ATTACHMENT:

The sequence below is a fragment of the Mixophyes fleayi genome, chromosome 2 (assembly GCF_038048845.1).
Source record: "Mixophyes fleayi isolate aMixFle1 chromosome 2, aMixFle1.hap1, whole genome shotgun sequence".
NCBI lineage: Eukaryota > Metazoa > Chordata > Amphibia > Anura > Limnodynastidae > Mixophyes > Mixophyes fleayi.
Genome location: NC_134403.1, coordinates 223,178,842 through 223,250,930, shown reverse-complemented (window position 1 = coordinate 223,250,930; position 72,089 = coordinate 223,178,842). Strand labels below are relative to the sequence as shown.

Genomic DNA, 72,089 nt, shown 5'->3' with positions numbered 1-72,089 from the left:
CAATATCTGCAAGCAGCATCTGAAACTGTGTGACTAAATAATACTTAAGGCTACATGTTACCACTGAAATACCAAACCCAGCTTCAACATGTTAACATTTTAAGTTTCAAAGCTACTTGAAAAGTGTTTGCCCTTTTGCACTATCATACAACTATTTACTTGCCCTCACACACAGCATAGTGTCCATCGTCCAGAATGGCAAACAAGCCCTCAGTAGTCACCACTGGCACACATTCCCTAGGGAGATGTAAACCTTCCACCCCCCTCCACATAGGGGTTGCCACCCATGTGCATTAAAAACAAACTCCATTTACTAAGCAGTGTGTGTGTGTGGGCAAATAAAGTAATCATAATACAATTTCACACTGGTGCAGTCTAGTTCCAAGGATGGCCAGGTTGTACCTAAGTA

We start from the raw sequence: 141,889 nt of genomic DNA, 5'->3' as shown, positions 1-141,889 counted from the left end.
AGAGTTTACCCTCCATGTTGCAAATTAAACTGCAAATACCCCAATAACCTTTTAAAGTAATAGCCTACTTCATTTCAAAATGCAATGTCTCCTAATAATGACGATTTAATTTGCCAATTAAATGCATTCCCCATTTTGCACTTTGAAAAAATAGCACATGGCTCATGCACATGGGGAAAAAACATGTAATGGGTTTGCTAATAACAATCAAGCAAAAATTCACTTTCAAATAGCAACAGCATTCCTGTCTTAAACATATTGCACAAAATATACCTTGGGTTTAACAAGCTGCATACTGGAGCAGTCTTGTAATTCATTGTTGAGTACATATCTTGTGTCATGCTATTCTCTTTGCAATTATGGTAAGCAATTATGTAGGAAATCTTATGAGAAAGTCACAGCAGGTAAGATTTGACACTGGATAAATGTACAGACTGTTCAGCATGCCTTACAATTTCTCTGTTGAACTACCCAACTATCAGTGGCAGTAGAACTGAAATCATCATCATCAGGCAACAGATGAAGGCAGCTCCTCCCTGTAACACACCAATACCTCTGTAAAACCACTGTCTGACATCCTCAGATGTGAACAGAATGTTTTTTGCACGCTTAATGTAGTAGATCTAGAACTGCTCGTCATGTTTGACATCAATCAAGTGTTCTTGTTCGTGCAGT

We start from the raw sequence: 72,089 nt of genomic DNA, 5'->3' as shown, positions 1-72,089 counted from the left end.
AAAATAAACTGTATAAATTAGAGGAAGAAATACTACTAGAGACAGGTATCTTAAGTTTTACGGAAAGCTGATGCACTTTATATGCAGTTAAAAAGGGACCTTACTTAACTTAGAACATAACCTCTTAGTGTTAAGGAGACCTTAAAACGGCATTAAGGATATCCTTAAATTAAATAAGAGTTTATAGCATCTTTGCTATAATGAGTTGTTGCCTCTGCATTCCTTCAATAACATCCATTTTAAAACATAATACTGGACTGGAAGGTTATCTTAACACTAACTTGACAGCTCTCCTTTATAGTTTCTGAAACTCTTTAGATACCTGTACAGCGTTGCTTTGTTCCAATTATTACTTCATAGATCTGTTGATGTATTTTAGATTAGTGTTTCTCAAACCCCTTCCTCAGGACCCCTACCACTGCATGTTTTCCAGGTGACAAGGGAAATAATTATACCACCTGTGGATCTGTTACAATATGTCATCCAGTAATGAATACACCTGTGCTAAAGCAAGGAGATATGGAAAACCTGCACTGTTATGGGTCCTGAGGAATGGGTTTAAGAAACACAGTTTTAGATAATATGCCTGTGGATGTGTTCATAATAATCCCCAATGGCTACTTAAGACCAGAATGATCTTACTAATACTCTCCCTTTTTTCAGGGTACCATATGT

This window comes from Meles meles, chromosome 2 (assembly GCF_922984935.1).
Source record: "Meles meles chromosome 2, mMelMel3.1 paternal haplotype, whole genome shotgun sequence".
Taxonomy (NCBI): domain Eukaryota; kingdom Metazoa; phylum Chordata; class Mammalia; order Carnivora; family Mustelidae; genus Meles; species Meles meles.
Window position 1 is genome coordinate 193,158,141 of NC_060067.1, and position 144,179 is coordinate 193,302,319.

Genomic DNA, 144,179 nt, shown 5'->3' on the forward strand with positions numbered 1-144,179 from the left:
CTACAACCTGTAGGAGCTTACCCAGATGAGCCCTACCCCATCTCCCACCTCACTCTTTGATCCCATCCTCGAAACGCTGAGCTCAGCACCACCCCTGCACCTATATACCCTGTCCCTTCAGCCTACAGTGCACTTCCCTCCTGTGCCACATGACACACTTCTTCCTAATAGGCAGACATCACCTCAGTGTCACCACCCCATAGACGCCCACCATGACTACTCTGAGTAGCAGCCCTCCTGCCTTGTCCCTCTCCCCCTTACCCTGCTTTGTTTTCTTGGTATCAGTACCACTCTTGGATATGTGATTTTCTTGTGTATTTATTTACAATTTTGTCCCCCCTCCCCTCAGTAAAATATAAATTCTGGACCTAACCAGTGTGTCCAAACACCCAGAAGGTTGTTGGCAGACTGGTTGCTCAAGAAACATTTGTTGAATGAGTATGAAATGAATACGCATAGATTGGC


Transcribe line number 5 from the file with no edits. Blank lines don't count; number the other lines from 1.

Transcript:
Genomic DNA, 72,089 nt, shown 5'->3' with positions numbered 1-72,089 from the left: